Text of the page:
Tuesday, 26 May 2015
Avengers: Age of Ultron
I haven't seen a blockbuster action film in a while so I gear up with the boys for the second Avengers instalment. The solo movies in between this and the previous Avengers movie have been okay, but the only one to really excite me was Captain America: Winter Soldier. It was well-paced with a good flow and the story was interesting, while still providing action and thrills and gut busting and some sarcastic quips thrown in.
Ultron, the villain of this Avengers, is a hoot. Voiced and motion captured by James Spader, one of my favourite actors, he's a killer robot with a killer sense of humour. He's all like "Oh, you're the Avengers. that's nice. I'm going to destroy all of humanity." He even bends his head slighty like Spader when he stands and talks. Tony Stark (Iron Man, played by Robert Downey Jr.) invents Ultron to be a peacekeeping program with the intention of taking the burden of the world off the Avengers. Of course things go wrong and Ultron becomes the threat to the world that causes the team to get back together and battle once more.
Stark and Bruce Banner (Mark 'The Hulk' Ruffalo) make a cool duo working out all the science in their scenes together. They have an interesting dynamic, as Stark is obsessive and wants to push all the boundaries, and Banner is more reluctant and careful but ultimately compliant with his partner's demands. Banner's character is used well, as there really is no need for a solo Hulk flick so they give him plenty to do here. He also has a romantic subplot with Scarlett Johansson's Black Widow, included for the general audience of non-comic book fans, as they each grapple internally and struggle to open their hearts to each other. How lovely!
Elsewhere the team is much the same. As Stark and Banner are teamed together, Captain America (Chris Evans) and Thor (Chris Hemsworth) are allied against them. Cap and Stark have the ego and personality clash again, setting up the next movie 'Captain America: Civil War', and Thor is pissed off at Stark's foolishness. Cap is fairly stoic is this, pretty much just disagreeing with Stark for the most part, and nothing is really developed in the character. Thor is much the same.
The true star of the show is Hawkeye, played by Jeremy Renner. I have now realised it is this lone bowman, I mean archer, who is my favourite Avenger. All the other guys are flashy or awesome heroes who have obvious characteristics and enhancements that make them cool. Iron Man is a "Genius Billionaire Playboy Philanthropist", Captain America has his badass shield and he's the pin-up boy for USA, Thor is a god, and The Hulk is a gigantic green monster. And even though Black Widow is an ordinary human like Hawkeye, she's played by Scarlett Johansson, so she could also be an easy choice for someone's favourite Avenger. But not Hawkeye. He's not special. They even give him his own subplot where he has a family that he is working as an Avenger to support. He's also given a great monologue in the climax of the movie where he proclaims "I'm in the middle of a war with flying robots and the world is falling apart. None of this makes sense."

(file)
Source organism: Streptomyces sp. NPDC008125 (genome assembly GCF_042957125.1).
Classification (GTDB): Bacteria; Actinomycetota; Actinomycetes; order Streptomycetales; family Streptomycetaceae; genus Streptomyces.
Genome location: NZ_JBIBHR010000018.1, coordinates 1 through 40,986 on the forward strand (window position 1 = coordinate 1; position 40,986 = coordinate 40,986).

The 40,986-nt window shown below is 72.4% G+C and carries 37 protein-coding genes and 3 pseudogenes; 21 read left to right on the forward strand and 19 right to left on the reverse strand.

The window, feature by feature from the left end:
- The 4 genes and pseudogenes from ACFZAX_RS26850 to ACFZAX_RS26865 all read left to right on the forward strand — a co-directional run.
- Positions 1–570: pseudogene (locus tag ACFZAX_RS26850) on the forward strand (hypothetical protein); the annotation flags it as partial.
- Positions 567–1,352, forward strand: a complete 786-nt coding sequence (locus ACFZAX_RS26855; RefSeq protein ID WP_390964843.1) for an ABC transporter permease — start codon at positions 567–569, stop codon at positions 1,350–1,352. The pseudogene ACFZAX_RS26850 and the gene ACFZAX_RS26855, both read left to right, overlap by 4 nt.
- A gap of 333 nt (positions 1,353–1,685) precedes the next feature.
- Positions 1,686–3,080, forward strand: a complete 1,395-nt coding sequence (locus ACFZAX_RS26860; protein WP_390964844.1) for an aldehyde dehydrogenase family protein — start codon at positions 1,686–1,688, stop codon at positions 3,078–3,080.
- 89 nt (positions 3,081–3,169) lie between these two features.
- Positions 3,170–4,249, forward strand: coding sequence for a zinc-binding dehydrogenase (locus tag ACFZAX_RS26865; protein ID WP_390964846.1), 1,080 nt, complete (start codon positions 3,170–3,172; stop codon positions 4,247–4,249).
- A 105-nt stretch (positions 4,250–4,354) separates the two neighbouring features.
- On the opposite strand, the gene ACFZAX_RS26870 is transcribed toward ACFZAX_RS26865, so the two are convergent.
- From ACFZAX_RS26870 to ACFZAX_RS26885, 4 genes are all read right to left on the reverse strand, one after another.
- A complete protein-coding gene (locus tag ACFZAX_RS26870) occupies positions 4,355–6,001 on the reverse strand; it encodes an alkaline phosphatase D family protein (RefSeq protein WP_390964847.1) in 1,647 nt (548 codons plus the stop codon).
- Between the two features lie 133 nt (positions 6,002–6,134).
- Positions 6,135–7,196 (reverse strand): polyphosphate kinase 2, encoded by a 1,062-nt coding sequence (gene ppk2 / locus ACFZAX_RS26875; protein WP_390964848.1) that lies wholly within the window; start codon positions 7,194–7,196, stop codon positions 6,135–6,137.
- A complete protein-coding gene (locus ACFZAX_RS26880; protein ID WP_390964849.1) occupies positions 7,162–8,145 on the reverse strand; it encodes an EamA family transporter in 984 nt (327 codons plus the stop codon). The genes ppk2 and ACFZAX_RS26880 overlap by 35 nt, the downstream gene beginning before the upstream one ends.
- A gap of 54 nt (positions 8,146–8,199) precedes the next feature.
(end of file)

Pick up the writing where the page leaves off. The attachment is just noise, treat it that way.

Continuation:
I should really pitch an idea to the film studio for a sitcom based around Hawkeye. It'd be great. He has a conflict with local council over renovations to his house or something. So he shows up to their office with a bow and arrow and holds a siege. It also shows his daily life, doing laundry and going to his local coffee shop. I really think I'm onto something. One episode could be like an extension of the party scene in Age of Ultron, which I could tell the writers and actors had a lot of fun with.
Anyway, Age of Ultron has everything necessary for a superhero blockbuster. Lots of action and explosions, with just enough clarity to avoid a Transformers screen seizure, and smart humour to move things along. I have been getting weary of the length of these kinds of flicks, where I get tired in the cinema and it just goes on and on. I would like to see a tighter, 90 minute blockbuster at the movies these days, but I realise that I shouldn't hold on to any hope with that. These are big-budget blockbusters, and there's an obligation to make them on this scale now. Still, Age of Ultron kept me engaged all the way through, and it certainly surpassed my expectations. If I look back, the more superhero movies I've seen the less times I've watch each of the films again. It will be interesting to see how Age of Ultron holds up on a second viewing.